rooms. Where students have elected to use their own studio space, a tutorial
may be arranged via a similar digital environment. On rare occasions, it may
be necessary for staff to travel to student's off-campus studios.
All members of staff hold Office Hours at regular times each week and these times
will be posted on their real and virtual office doors. During these times you
are free to drop in to see your tutors. If you make an appointment to see staff
outside office hours, please make sure that you keep it.
Independent learning is fostered through specified activities
within modules. Within the programme, independent learning is understood as a
learning process in which teaching staff retain overall responsibility for teaching
and for the direction of work, while enabling the student to pursue specific
interests to a greater depth than might be allowed by a formal syllabus.
Approach to assessment
In the practice based modules, assessment runs through conception, research, development production and public dissemination of your work. In Semester 1, this is practiced through an interim exhibition and culminates in Semester 3 through a major piece or body of work presented in a professional context through the MFA show. All practical work is assessed alongside research and development materials which demonstrate the critical contextual underpinnings to each project and also document work in progress as well as editorial decision making. A written evaluation is also presented placing students’ work into informed critical and theoretical contexts through a reflective process of articulation. This approach to assessment is selected because it replicates the expectations placed on professional artists when working with external agencies and stakeholders and encourages good practice.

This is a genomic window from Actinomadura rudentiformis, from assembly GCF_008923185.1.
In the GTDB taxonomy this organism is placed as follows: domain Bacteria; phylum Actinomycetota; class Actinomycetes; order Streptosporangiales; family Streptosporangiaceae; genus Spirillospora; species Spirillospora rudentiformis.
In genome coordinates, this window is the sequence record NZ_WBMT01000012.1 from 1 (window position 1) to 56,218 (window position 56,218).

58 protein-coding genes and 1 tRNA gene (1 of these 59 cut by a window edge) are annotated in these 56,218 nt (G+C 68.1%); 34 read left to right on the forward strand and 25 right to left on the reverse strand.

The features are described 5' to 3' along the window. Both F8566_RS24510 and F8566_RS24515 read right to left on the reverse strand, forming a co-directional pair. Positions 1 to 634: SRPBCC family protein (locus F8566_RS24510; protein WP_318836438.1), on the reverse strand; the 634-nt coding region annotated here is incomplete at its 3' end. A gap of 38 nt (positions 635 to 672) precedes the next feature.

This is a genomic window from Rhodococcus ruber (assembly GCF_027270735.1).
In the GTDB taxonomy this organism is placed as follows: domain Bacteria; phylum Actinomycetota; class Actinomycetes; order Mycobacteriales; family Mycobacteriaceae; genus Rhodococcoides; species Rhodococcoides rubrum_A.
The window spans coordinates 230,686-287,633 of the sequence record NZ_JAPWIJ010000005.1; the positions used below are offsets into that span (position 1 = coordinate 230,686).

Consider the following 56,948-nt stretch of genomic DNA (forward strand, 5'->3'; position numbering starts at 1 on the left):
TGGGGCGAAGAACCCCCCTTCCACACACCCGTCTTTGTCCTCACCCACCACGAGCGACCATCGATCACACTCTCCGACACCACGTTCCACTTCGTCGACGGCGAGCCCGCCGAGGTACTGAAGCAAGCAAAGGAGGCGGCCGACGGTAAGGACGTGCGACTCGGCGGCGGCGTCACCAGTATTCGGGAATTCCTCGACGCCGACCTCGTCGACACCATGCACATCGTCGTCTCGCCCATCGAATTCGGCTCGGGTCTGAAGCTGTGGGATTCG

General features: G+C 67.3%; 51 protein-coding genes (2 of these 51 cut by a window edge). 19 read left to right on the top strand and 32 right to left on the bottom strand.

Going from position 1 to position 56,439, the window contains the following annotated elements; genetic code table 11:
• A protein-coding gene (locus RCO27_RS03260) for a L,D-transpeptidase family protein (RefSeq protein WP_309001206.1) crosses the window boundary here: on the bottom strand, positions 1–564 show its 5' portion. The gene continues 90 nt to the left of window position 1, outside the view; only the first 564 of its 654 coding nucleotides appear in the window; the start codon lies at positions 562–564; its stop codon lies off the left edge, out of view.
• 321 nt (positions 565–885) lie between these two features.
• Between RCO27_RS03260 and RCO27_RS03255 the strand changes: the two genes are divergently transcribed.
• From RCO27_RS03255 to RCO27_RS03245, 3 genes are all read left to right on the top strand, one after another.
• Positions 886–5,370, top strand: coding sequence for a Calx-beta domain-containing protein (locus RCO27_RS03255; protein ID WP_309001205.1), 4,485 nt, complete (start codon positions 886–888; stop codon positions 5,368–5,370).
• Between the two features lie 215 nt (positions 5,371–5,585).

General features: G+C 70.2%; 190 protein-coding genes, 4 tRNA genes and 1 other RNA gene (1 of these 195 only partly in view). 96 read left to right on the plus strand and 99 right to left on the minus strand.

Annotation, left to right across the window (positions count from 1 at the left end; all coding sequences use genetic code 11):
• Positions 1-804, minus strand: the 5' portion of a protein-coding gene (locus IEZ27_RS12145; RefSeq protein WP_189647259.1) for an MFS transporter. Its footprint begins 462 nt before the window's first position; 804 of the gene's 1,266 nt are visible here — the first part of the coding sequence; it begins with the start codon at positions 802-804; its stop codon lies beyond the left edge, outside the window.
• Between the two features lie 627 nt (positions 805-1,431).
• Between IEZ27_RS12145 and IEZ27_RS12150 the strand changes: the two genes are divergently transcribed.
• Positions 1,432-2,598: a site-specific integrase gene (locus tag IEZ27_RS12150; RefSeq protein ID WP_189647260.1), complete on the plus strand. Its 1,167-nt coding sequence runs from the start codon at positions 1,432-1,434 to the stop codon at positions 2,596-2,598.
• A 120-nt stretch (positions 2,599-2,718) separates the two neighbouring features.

The assessment of the theory modules is based on written work. Formative and summative feedback leads students to develop the ability to rationalise theory within contemporary arts practices. The teaching includes a limited number of sessions on research and writing skills. This enables students to put these skills into practice through their individual work, but also to continue to focus on their work in practice based modules alongside and informed by this research.
The assessment for the professional module is designed to support and formalize the career aspirations of individual students. From the initial proposal (which is summatively assessed) to the final analytical report (both formatively and summatively assessed), the assessment leads students to practice identifying, ordering, prioritising and assessing personal goals within a dynamic work environment.
The School of Arts has its own dedicated workshops in the Richard Hamilton Building
which support your development of artistic practice:
- Book works and Printing Workshop
- Sculpture/3D Workshop
- Laser Cutting Room
- Printmaking Workshop
- Photography Workshop
- Video Workshop
Each workshop is very well equipped and is managed by a team of Technical Specialists.
You will be introduced to these workshop areas as part of a technical induction.
Introductory sessions given by the Technical Specialist for these areas as part